Student Essay to be Featured in International Research Journal

June 01 2017
Category: Academics

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An essay written by Diandra Alvarado ’17, an English literature major, has been accepted for publication in The Oswald Review, an international journal of undergraduate research and criticism. 

Diandra's essay, “The Monstrosity of Language,” traces how John Milton’s poem, Paradise Lost, corrupts the central characters of Mary Shelley’s novel, Frankenstein. Intensely isolated from other social and educational experiences, the Monster and his creator, Victor Frankenstein, depend on literature to explain society and their relationship to it.  

Diandra argues, “Through his readings and internalization of Paradise Lost, the Monster comes to the conclusion that his only role in this world is that of Lucifer - a fallen creature that was cast out of heaven, destined to cause chaos and pain to others.” In Diandra’s reading, the Monster is not monstrous by nature, but rather reproduces Dr. Frankenstein’s own traumatic development.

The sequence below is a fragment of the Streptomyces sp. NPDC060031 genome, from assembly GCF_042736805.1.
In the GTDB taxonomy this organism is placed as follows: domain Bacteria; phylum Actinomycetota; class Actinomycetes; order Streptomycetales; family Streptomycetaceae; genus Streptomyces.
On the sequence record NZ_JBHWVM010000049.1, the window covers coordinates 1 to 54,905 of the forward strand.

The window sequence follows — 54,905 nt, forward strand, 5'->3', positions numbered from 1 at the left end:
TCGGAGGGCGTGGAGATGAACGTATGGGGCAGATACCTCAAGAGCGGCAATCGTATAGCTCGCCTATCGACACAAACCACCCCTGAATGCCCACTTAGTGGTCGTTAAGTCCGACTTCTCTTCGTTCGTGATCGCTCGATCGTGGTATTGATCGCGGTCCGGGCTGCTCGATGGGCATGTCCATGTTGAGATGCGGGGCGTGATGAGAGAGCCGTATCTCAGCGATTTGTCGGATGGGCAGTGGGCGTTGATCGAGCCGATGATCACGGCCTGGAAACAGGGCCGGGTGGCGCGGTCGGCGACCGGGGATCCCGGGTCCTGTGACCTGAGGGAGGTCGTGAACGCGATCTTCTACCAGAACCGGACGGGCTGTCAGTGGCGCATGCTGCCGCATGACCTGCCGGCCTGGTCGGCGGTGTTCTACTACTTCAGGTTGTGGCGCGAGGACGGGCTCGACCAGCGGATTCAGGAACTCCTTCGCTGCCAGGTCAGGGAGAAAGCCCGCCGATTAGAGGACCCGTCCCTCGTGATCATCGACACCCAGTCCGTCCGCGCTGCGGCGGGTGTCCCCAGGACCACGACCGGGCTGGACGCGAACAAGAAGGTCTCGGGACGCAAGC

“Victor, like the Monster, was introduced to specific texts during a critical period in his childhood: the same time when the mind absorbs vast amounts of knowledge and language that ultimately influence development,” Diandra writes, “this acquisition of metaphysical knowledge and its associated language laid the groundwork for his perception of self and the world.”

Diandra initially wrote the paper in the senior English seminar, then revised it for The Oswald Review. Dr. Matt Seybold, Assistant Professor of American Literature and Mark Twain Studies, who led the seminar and sponsored Diandra’s submission, says, “Diandra’s essay is a careful, compelling close reading of a highly canonical novel which engages a rich body of existing criticism on Frankenstein and complex theories of reception and interpretation. It’s an ambitious argument, well executed.”

Diandra will graduate from Elmira College later this week. She spent 2017 interning with the Center for Mark Twain Studies. She also reviews books and films for The Octagon and works as a resident advisor in Columbia Hall.

Congrats to Diandra and the rest of the Class of 2017.